Issue: January 2003
Up the English

Ale, ale, the gang’s all here! It’s all about beer (well, food too) at Baltimore’s pubby Wharf Rat.

 

    It was a dark and stormy night. No, really, it was. And damned cold too. All in all, ideal conditions for the illusion of finding the perfect English pub on the streets of . . . Baltimore? Yes, Baltimore - Pratt Street, to be exact, across from the city’s vast new convention center and a 10-minute walk from the busy bulkheads of the Inner Harbor. I refer to the Wharf Rat Restaurant & Brew Pub, where beer is king - and the food too has its regal moments.

    Having never been to an actual English pub, I can’t comment one way or the other on the Wharf Rat’s architectural and decorative authenticity. But, being a fellow of strong and hastily formed opinions, I will say that this is what an English pub should look like - and smell like, for that matter. Lot’s of brick and dark wood, lots of well organized clutter on shelves and window ledges, and, best of all, the lovely pungent aroma of freshly brewed beer. The illusion was undermined only by the attire of the patrons: not a stitch of tweed nor an elbow patch in the whole place. Lots of Polartec, but no tweed.

Oh, well. Did I mention the lovely pungent aroma of freshly brewed beer? It mixes very well with the lovely pungent aroma of bangers and mash, or fish and chips, or Mrs. Rooney’s chili - the three dishes that, along with a cheese sampler called “the Ploughman,” comprise the English specialties on the pub’s eclectic and imaginative menu. And here’s the interesting twist: Rather than the food menu suggesting which beer goes best with a given meal, it’s the other way around; the beer menu, in many cases, tells you what food to order with a given brew. Oliver SW1 (named for the postal code in England where Wharf Rat owner Bill Oliver brewed his first batch of ale) “makes great company for burgers and sandwiches,” for instance. And Oliver Best Bitter, one of the pub’s “true and proper” (cask-conditioned) ales, is “a natural with fish and chips.”

    On the aforementioned dark and stormy night, I began with the Oliver Blonde Ale, not because it is “brewed with noble Saaz hops” (though I am intrigued by the concept of nobility in hops, or lack of it), but because it goes with anything, the menu told me, and I wasn’t even close to making a decision. The menu was right - the Blonde was a very smooth, lager-like brew that would have gone well (dare I say nobly?) with just about anything. But it was long gone by the time I’d made my admittedly odd dinner choice - the Ploughman - accompanied, as suggested, by the Oliver Ironman Pale Ale. If you’re a cheese hound like me, this would be a delightful meal at any time of day. Heck, I’d eat it for breakfast: generous hunks of brie, Stilton and cheddar, crowded by an equally generous pile of salad and two multi-grain rolls. The disposable plastic condiment cups (chutney, mustard and vinaigrette) unnecessarily cheapened the presentation, I think, but it was nevertheless a splendid and satisfying meal. The Ironman was too bitter for my taste, though, so I had it replaced with a much lighter, crisper draught - the Summer Light, which ended up giving the Blonde a run for her money.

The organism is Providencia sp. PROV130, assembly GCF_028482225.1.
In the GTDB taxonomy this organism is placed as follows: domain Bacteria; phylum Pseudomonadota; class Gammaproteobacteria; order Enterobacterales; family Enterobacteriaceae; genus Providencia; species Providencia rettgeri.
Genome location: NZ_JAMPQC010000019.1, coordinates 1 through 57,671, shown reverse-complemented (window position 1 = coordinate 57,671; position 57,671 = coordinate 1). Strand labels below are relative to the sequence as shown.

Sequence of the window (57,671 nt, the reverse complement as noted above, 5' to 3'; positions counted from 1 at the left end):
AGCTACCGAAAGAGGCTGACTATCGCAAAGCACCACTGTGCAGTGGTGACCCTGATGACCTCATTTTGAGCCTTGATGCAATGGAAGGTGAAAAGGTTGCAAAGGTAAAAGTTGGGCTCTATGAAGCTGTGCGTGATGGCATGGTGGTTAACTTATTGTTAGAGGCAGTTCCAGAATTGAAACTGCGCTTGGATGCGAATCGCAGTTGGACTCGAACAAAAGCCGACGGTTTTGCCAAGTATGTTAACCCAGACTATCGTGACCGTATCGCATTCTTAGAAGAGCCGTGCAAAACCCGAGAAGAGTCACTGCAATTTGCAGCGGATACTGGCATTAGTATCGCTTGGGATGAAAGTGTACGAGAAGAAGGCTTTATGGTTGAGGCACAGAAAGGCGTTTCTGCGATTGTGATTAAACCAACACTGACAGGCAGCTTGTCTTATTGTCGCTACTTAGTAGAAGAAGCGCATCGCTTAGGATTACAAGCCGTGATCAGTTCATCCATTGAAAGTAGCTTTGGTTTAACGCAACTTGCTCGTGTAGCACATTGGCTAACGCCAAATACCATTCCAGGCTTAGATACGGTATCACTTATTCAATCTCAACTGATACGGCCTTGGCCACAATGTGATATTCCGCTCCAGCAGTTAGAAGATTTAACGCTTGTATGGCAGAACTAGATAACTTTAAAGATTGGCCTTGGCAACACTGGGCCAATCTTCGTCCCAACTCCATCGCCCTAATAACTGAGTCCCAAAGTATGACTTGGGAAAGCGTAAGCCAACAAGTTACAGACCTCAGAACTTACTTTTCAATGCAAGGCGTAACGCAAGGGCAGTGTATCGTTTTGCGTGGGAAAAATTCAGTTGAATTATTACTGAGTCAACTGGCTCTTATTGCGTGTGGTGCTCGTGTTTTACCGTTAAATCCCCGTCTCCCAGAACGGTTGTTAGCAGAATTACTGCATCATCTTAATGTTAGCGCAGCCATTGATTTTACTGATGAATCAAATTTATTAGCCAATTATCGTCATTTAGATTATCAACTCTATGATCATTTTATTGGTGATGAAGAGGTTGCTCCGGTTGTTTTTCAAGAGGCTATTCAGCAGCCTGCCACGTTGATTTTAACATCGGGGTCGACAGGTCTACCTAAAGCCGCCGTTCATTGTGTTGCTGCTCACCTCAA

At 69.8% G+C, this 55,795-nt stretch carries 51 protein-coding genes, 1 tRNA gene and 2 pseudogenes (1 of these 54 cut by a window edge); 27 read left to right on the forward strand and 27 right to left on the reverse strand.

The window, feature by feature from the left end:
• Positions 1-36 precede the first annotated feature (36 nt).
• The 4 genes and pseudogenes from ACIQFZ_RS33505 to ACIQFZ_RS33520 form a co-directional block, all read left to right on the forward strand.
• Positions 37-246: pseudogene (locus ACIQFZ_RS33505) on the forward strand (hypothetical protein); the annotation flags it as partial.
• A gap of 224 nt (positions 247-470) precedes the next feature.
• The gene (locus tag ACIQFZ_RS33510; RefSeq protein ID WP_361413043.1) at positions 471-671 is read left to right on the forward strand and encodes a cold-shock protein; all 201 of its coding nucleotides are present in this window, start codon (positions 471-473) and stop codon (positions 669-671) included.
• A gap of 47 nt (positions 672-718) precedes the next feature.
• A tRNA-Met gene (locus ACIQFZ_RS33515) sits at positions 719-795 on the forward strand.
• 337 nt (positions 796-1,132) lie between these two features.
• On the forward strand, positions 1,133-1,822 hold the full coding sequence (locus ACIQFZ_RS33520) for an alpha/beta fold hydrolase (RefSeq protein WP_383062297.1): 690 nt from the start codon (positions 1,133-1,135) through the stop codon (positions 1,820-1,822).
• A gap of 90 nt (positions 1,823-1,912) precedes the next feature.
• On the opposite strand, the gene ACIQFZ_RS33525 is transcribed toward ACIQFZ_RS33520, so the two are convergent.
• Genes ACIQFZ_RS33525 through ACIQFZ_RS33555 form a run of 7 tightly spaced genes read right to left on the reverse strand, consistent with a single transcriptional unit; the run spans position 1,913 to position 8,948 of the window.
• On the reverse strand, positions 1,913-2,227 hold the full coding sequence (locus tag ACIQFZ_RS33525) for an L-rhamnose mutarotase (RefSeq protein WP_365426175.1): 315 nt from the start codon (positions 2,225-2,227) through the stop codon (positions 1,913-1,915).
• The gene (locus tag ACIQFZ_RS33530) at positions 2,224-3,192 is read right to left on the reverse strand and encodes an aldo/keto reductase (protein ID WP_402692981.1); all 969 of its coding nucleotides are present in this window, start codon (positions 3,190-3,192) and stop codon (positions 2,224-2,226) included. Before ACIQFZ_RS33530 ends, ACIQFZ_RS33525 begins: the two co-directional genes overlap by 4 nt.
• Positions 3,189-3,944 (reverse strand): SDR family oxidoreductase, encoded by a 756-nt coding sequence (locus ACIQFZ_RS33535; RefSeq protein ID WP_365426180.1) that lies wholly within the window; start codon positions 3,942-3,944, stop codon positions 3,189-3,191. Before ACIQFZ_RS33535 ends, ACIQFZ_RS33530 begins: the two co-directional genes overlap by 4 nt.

On a later visit, this time accompanied by my Significant Other, the beautiful and talented Miss Becky Sue Reber, I had a chance to sample another recommended combination - Henry VIII’s Meatloaf and the Oliver Irish Red. Quite a pair, it turned out. Ol’ Red is a big, strong, smooth-talkin’ lad - one of my new best friends, in fact - and the two great slabs of Italian-sausage-based meatloaf were downright transcendental. Becky was equally smitten with the bangers and mash, though she couldn’t be of any help in sampling beer (not a beer drinker, she - yet somehow the relationship endures). So, dutiful and thorough chap that I am, I hunkered down one more time with the beer menu, and found this irresistible description of what turned out to be an exquisite brew, Oliver Harvest Ale: “A rich blend of pale, crystal and chocolate malts, spiced with imported East Kent Golding and Fuggles hops.”

    Who, I ask you, could resist such a thing? I mean . . . Fuggles? On a dark and stormy night in Baltimore, how can that be anything but good?

 

    There are actually two Wharf Rat locations in Baltimore - one, described here, at 206 W. Pratt Street (410-244-8900, a few blocks from the Inner Harbor); and one at 801 S. Ann Street (410-276-9034, one block east of Broadway at Lancaster Street) in Fells Point. The latter, open from 11 a.m. to 1 a.m. Monday through Saturday, is more strictly a pub, with limited table seating and a limited menu (appetizers, crabcakes, burgers, sandwiches, etc.). The Pratt Street location has a separate dining room that is open from 11:30 a.m. to 9 p.m. Sunday through Thursday, and till 10 p.m. Friday and Saturday. The bar is open daily from 11:30 a.m. to 2 a.m. Appetizers $3.50–$7.95; sandwiches $6.75–$10.95; entrees $11.50–$21.25. Major credit cards accepted.